• develop a thesis
  • outline your essay
  • write your essay
  • edit your writing to check spelling and grammar

While this sounds like a lot of steps to write a simple essay, if you follow them you will be able to write more successful, clear and cohesive essays.

1. Choose the Type of Essay

The first step to writing an essay is to define what type of essay you are writing. There are four main categories into which essays can be grouped:

  • Narrative essay – Tell a story or impart information about your subject in a straightforward, orderly manner, like in a story.
  • Persuasive essay – Convince the reader about some point of view.
  • Expository essay – Explain to the reader how to perform a given process. You could, for example, write an expository essay with step-by-step instructions on how to make a peanut butter sandwich.
  • Descriptive essay – Focus on the details of what is going on. For example, if you want to write a descriptive essay about your trip to the park, you would give great detail about what you experienced: how the grass felt beneath your feet, what the park benches looked like, and anything else the reader would need to feel as if he were there.

Knowing what kind of essay you are trying to write can help you decide on a topic and structure your essay in the best way possible. Here are a few other types of essays:

  • Argumentative essay – Take a position on a controversial issue and present evidence in favor of your position. If you’ve been assigned an argumentative essay, check out these top 10 argumentative essay topics.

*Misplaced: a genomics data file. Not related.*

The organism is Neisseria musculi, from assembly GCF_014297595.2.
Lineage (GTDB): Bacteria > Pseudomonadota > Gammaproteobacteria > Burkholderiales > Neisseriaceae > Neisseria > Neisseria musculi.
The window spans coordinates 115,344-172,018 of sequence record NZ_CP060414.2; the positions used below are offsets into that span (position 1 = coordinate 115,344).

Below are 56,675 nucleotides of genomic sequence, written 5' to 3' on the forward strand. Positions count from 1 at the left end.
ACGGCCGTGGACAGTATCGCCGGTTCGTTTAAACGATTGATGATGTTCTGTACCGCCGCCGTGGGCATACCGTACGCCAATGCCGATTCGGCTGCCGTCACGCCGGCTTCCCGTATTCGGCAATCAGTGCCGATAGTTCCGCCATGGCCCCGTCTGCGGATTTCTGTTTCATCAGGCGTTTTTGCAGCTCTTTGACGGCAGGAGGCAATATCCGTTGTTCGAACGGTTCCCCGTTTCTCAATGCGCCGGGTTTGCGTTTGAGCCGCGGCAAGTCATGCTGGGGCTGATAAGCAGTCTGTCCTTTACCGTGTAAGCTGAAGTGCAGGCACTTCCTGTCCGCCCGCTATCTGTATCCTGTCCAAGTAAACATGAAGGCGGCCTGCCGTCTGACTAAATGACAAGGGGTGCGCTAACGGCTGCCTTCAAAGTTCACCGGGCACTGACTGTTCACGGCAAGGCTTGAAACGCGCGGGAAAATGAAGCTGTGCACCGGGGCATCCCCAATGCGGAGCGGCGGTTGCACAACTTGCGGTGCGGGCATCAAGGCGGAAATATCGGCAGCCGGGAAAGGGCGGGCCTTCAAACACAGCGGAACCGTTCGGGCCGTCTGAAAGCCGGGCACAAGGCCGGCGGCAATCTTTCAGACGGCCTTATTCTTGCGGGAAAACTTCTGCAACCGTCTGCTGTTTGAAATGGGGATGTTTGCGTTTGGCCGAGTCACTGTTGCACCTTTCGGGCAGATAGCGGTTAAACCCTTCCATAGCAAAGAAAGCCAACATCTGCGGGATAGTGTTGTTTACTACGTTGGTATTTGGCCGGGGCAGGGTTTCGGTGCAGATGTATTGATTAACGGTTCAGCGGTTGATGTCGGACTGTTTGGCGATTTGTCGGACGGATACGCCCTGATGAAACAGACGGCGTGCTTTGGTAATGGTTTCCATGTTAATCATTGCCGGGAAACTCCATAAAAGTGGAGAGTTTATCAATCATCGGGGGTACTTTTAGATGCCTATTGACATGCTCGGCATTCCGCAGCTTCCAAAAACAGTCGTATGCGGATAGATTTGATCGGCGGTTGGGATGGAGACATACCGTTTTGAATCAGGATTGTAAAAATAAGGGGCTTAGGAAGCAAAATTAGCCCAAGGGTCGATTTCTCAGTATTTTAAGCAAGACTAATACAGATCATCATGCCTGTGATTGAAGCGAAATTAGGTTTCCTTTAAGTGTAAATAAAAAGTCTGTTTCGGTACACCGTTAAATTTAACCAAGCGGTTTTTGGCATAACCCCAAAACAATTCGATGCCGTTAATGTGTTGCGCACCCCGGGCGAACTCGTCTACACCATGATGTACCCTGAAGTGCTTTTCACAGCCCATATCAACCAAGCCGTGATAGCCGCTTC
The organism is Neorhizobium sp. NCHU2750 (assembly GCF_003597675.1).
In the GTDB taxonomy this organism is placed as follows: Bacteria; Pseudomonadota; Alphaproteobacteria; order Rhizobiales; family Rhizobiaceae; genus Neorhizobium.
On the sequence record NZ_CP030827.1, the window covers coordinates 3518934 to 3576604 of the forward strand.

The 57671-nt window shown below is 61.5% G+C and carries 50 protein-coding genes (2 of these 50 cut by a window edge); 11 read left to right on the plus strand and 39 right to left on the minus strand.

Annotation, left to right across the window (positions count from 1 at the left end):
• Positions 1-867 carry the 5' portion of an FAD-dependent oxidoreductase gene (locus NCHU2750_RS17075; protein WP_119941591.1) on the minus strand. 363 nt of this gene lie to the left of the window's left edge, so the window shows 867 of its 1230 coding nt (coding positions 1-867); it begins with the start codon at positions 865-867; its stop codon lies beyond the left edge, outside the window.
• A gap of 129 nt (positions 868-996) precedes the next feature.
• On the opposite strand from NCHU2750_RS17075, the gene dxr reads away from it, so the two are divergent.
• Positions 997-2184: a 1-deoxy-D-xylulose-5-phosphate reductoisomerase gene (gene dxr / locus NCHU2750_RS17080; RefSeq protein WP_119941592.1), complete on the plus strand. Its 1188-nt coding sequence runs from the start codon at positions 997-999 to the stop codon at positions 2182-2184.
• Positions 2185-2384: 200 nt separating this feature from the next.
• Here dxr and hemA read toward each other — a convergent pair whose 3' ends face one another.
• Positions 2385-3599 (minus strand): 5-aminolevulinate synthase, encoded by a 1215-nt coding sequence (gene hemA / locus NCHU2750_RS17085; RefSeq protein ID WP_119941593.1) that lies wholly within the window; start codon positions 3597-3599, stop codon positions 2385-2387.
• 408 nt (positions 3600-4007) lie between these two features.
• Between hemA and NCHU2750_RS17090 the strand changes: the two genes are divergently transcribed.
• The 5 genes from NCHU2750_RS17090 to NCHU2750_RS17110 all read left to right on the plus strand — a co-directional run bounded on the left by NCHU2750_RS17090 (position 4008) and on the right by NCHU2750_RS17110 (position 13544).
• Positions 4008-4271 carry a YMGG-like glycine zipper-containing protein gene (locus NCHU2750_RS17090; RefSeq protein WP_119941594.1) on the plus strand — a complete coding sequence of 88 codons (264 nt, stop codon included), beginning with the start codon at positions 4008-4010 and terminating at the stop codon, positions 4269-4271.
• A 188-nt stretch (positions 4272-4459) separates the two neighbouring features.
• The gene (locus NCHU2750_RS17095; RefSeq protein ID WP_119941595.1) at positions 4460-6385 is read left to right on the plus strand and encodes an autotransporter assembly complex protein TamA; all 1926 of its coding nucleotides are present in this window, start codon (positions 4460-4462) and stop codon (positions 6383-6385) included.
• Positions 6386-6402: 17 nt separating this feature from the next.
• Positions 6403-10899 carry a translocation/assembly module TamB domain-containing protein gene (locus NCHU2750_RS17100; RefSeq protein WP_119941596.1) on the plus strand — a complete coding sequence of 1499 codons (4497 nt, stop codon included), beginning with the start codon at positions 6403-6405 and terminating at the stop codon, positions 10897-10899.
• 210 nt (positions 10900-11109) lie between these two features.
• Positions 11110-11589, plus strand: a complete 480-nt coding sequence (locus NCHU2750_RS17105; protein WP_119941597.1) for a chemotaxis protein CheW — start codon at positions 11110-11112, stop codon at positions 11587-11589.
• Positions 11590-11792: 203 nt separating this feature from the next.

• Compare and contrast essay – Identify similarities and differences between two subjects that are, typically, under the same umbrella.
  • Problem solution essay – Describe a problem, convince the reader to care about the problem, propose a solution, and be prepared to dismantle objections.
  • Informative essay – Educate the reader on a particular topic with facts.

2. Brainstorm Your Topic

You cannot write an essay unless you have an idea of what to write about. Brainstorming is the process in which you come up with the essay topic. You need to simply sit and think of ideas during this phase.

  • Write down everything that comes to mind as you can always narrow those topics down later.
  • Use clustering or mind mapping to brainstorm and come up with an essay idea. This involves writing your topic or idea in the center of the paper and creating bubbles (clouds or clusters) of related ideas around it.
  • Brainstorming can be a great way to develop a topic more deeply and to recognize connections between various facets of your topic.
  • Once you have a list of possible topics, it’s time to choose the best one that will answer the question posed for your essay. You want to choose a topic that is neither too broad nor too narrow.

If you are given an assignment to write a one-page essay, it would be far too much to write about “the history of the U.S.,” since that could fill entire volumes of books. Instead, you could write about a specific event within the history of the United States: perhaps signing the Declaration of Independence or when Columbus discovered the Americas.